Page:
Princess Zelda Armor – Pauldrons is working with Element Creations for her Princess Zelda build, and she shared her first tutorial with us on creating Zelda’s iconic shoulder pauldrons out of Worbla’s Black and Red Art.

The first piece I decided to make for Zelda from Hyrule Warriors is the shoulder armor set. It took around half a Large sheet of worbla, some craft foam, and red worbla for the pauldron detailing.

I started with making the pauldrons. Those have a pretty basic shape, but they do represent a challenge when it comes to adding details and merge them all together to get a seamless look.
The way I did it is rather simple. I used craft foam as a base, then cut the desired shape. You can do that with your own pauldron for any other costumes. It’s always the same patterns, but with a little bit of tweaking.

I did used the sandwich method on these pieces because I want the to be extra solid and I also added some extra support. The pauldron comes in two craft foam pieces in order to get the curved look at the shoulder seam. I merge those two sandwiched pieces together and there was my Pauldron base!

Then the fun but most tedious part! The detailing was very fun and I had the chance to play with red worbla. I did use a tri bead roller to make the square cut on the details, then I placed them together on the pauldron trying to be the most accurate possible.

Zelda’s shoulder armor also have a sculpted detail right on the inside edge. I used red worbla, heated a bunch of it, then sculpted by hand the shape. This took a very long time to get it smooth and perfect and also, to make it look seamless.

The process for Zelda’s shoulder armor is pretty easy, but it takes a lot of time. It’s just a matter of having the desired shape and adding your sculpted details on top.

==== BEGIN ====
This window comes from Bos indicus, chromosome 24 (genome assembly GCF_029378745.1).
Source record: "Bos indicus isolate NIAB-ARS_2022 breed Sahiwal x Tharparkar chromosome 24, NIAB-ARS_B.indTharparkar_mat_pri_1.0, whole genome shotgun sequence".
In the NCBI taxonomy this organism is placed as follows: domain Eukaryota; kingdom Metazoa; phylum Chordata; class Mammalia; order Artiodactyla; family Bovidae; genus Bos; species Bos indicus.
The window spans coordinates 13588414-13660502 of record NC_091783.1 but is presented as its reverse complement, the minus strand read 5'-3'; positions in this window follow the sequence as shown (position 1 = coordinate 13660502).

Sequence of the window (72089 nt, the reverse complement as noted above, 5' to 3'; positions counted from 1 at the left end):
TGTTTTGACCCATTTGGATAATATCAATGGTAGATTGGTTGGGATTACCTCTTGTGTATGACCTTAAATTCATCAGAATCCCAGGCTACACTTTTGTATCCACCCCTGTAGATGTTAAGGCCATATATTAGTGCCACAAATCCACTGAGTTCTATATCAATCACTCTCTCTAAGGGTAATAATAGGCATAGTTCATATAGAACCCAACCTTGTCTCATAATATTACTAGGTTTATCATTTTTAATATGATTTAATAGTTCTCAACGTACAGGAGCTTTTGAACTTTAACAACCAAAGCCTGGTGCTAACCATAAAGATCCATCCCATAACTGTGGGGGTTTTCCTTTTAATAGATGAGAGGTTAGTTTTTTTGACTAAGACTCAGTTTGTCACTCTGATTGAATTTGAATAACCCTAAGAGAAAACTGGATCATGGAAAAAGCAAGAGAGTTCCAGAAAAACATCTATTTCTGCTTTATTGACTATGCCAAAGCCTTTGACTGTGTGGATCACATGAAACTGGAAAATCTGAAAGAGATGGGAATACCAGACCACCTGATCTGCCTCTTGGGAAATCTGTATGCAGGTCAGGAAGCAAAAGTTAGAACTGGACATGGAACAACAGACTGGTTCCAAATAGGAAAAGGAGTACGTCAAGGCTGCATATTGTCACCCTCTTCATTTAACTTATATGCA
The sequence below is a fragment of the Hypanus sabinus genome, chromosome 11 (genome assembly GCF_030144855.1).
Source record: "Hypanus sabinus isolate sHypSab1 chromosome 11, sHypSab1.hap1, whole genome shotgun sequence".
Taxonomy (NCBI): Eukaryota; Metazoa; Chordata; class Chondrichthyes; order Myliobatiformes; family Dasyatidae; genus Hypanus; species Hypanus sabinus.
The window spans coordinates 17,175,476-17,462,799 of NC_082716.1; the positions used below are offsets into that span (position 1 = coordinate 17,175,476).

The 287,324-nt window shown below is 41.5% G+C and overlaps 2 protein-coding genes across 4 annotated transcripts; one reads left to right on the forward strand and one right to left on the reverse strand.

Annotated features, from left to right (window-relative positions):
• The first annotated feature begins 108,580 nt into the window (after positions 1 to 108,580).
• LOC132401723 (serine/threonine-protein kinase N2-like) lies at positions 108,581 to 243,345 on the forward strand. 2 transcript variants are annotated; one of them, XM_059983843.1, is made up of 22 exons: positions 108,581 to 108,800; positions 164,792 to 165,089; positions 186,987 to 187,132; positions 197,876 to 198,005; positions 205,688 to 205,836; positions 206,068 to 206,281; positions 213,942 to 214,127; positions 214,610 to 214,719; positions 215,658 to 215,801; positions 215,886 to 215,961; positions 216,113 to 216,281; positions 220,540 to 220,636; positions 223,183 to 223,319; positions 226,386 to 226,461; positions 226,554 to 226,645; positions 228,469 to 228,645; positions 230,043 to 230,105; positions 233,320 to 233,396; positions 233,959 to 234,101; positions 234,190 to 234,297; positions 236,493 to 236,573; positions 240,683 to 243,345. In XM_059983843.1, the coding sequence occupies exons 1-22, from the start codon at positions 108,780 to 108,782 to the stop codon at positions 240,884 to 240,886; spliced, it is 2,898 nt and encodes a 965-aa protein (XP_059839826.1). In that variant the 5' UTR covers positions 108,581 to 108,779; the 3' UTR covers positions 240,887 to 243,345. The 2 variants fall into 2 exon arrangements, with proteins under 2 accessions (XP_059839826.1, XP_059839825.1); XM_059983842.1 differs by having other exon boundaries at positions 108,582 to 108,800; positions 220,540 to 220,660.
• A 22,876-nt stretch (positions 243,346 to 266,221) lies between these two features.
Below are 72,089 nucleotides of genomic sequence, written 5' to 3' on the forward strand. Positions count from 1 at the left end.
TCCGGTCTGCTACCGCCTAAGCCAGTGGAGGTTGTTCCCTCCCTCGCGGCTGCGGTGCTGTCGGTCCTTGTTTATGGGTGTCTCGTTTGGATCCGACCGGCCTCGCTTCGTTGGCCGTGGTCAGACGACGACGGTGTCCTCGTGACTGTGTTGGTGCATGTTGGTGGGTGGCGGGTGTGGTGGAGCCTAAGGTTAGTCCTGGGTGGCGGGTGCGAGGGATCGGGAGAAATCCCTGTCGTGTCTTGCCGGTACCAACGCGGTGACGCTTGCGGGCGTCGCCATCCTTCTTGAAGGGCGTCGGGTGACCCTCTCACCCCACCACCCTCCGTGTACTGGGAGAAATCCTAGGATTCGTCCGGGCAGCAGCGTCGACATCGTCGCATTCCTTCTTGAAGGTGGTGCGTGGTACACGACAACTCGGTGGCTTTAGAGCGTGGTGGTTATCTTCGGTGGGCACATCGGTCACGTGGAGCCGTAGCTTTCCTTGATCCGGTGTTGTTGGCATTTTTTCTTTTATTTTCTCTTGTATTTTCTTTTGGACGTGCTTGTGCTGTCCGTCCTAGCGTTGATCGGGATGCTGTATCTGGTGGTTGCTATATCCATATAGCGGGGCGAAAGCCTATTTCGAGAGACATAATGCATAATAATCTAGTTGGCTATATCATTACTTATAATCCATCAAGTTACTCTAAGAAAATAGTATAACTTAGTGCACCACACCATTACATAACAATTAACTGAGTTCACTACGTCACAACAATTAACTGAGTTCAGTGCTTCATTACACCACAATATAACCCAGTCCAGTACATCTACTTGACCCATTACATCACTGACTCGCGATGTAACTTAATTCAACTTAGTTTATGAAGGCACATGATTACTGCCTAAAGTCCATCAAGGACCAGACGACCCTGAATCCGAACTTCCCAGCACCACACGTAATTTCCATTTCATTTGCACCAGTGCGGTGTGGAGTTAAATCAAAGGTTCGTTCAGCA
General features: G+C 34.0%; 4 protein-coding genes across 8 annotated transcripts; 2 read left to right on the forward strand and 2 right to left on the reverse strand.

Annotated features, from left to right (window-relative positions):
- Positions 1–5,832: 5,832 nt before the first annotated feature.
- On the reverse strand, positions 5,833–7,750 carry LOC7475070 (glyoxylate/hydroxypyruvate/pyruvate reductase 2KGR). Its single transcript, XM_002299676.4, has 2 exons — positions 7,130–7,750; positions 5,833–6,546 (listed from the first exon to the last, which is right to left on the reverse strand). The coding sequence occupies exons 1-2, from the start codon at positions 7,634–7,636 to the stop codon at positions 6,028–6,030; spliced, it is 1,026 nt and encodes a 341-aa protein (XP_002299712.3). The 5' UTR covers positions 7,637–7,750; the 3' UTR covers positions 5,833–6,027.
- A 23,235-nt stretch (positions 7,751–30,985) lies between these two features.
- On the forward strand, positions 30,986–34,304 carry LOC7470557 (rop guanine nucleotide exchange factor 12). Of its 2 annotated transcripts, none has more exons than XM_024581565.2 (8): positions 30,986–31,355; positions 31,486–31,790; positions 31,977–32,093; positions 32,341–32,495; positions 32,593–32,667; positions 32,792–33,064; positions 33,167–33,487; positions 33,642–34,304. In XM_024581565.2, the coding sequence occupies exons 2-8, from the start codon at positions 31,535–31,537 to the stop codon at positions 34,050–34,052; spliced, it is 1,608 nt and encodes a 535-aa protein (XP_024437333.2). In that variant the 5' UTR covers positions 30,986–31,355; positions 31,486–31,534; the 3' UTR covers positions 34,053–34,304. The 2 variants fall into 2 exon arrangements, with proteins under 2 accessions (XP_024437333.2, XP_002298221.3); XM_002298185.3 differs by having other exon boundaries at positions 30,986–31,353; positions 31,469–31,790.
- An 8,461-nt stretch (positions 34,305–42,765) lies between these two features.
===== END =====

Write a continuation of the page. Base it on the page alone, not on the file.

For the centre chest piece, I used the same process. I drafted it in craft foam, I sandwiched it, then added the details. I did use black worbla on this one. I wanted to test the versatility of the two and how both of them looks primed and painted.

The painting process was quite easy. I primed the whole armor with Mod Podge (one of my fav primers for black and red worbla), then I painted it all black, and used my favorite gold acrylic paint. To achieve the gradient/used look on the armor, I used a fluffy brush, and I slowly dabbled into the armor to gradually add paint and make a gradient effect. Without touching the inner corners, adding the gold gradually makes it looks like the armor is old and used. It’s a really fun process!

I added the gems at the end with some sewing thread.

Adding white highlights is optional for these pieces or any golden armor pieces. I did add them myself because I think it gives a cool look. And since Zelda is cartooned in Hyrule Warriors, I wanted it to pop out.

Cia Costume from Hyrule Warriors

Termina Cosplay documented the process of creating her Cia costume, and shared it with us. Take a look at how she achieved this character’s iconic look!

Photo by Vordigon Photography
Photo by Vordigon Photography

Cia was my most in-depth and complex costume to date! It all started when I first laid eyes on Cia’s official artwork. I instantly fell in love with her design. It was dark, seductive and unrestrained- a winning combination in my book!